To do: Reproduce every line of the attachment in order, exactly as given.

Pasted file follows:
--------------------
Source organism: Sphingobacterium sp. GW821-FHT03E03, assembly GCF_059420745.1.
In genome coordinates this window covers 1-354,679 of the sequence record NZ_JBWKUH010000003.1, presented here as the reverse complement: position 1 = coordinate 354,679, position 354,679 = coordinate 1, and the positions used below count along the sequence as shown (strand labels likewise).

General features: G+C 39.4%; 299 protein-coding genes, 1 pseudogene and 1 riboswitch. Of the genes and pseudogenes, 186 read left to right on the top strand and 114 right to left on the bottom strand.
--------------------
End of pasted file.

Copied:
Source organism: Sphingobacterium sp. GW821-FHT03E03, assembly GCF_059420745.1.
In genome coordinates this window covers 1-354,679 of the sequence record NZ_JBWKUH010000003.1, presented here as the reverse complement: position 1 = coordinate 354,679, position 354,679 = coordinate 1, and the positions used below count along the sequence as shown (strand labels likewise).

General features: G+C 39.4%; 299 protein-coding genes, 1 pseudogene and 1 riboswitch. Of the genes and pseudogenes, 186 read left to right on the top strand and 114 right to left on the bottom strand.